Brazil is on the verge of changing marine conservation history in the South Atlantic. After lagging behind other developing countries in Marine Protected Area coverage, with only 1.5% of its jurisdictional waters under some sort of protection, the Brazilian government has opened public comments on proposals to establish a mosaic of MPAs around the oceanic archipelagos of St. Peter & St. Paul Rocks and Trindade & Martin Vaz, covering approximately 900,000 square kilometres and making Brazil´s MPA coverage jump to some 21% of its Exclusive Economic Zone (EEZ).
Both archipelagos are biodiversity hotspots and their surrounding waters harbour many endemic, vulnerable and endangered species, including whales, sharks, sea turtles and many pelagic species severely depleted by industrial overfishing.
The mosaic includes proposals for two core no-take areas of approximately 109,000 km² of Natural Monuments, strictly no-take areas where fishing, mining and any extractive activity would be totally prohibited, whereas in the surrounding multiple-use zones fishing would be strictly regulated. A coalition of Brazilian environmental NGOs and Tourism sector stakeholders, however, is pushing for the no-take zones to be greatly expanded.
Brazil has made numerous commitments to protect marine biodiversity to date, including with the Promise of Sydney, the 2017 Ocean Conference, and the UN Sustainable Development Goal 14. The proposals for the new large mosaics of protected areas are also related to (and will strongly need) the Brazilian Blue Initiative.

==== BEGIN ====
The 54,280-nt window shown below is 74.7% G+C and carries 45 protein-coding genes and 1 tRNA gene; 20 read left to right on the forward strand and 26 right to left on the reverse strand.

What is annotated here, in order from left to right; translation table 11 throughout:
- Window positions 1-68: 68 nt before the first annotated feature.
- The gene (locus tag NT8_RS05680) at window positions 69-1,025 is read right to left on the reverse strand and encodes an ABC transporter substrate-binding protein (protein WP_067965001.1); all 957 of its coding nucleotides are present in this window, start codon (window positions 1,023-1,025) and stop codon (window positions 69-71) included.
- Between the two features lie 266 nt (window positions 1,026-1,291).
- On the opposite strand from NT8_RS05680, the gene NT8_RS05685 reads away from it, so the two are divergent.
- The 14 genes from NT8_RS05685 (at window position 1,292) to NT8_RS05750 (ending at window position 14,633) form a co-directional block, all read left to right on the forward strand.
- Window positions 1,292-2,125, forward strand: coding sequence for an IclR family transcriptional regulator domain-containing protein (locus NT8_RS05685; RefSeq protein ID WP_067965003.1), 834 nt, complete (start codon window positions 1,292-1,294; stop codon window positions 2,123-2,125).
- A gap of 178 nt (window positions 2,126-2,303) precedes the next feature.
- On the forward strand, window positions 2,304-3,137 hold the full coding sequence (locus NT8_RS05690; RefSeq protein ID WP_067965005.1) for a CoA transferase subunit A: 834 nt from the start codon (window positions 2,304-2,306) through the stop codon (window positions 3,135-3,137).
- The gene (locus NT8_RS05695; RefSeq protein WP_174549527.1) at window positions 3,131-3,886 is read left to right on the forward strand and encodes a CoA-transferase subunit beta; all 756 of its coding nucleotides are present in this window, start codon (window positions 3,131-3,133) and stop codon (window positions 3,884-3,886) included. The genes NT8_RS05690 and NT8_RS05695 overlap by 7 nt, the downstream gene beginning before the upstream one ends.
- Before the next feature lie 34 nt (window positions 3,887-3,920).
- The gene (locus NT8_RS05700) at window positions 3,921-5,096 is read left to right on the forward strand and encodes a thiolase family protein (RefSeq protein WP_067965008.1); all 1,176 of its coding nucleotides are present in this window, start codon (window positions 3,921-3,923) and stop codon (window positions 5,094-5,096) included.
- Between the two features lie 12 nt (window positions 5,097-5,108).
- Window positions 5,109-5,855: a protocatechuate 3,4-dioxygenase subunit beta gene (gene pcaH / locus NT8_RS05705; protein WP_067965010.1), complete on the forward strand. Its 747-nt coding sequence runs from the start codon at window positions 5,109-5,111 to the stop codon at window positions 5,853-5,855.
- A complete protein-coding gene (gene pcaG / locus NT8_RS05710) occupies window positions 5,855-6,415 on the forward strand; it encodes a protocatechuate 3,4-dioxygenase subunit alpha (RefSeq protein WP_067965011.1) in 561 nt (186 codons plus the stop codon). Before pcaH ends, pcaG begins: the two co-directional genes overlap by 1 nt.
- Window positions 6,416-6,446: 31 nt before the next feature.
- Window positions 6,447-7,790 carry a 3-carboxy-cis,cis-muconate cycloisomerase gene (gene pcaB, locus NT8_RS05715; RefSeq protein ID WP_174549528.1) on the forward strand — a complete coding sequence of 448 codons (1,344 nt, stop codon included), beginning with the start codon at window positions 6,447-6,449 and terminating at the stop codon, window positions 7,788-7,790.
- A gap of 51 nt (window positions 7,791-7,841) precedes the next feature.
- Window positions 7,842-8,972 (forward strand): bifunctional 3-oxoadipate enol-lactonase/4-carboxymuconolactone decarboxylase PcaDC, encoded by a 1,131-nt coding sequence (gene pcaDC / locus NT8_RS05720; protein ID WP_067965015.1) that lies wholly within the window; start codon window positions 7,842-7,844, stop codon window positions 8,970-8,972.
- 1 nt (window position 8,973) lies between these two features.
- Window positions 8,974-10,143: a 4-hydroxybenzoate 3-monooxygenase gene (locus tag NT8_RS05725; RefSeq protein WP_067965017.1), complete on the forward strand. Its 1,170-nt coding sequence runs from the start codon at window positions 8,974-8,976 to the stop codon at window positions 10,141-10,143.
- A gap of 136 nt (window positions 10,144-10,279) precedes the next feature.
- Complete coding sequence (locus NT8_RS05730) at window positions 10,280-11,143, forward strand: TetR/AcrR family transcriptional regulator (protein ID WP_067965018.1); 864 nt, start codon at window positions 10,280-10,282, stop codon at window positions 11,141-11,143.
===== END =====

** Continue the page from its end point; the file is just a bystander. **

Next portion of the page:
The President of Brazil, Michel Temer, is expected to make a decision in early March, after the public consultation period ends. Any organisation or individual interested in submitting expressions of support for these MPAs can do so by writing to Consulta Publica, Gabinete Passoal, Ministro Defesa, as well as to email@example.com and firstname.lastname@example.org, emphasizing that the expansion of Integral Protection no-take MPAS is most welcome and necessary to safeguard marine biodiversity.
At the IUCN World Parks Congress 2014, as part of the Promise of Sydney, Brazil committed to:
The result would be: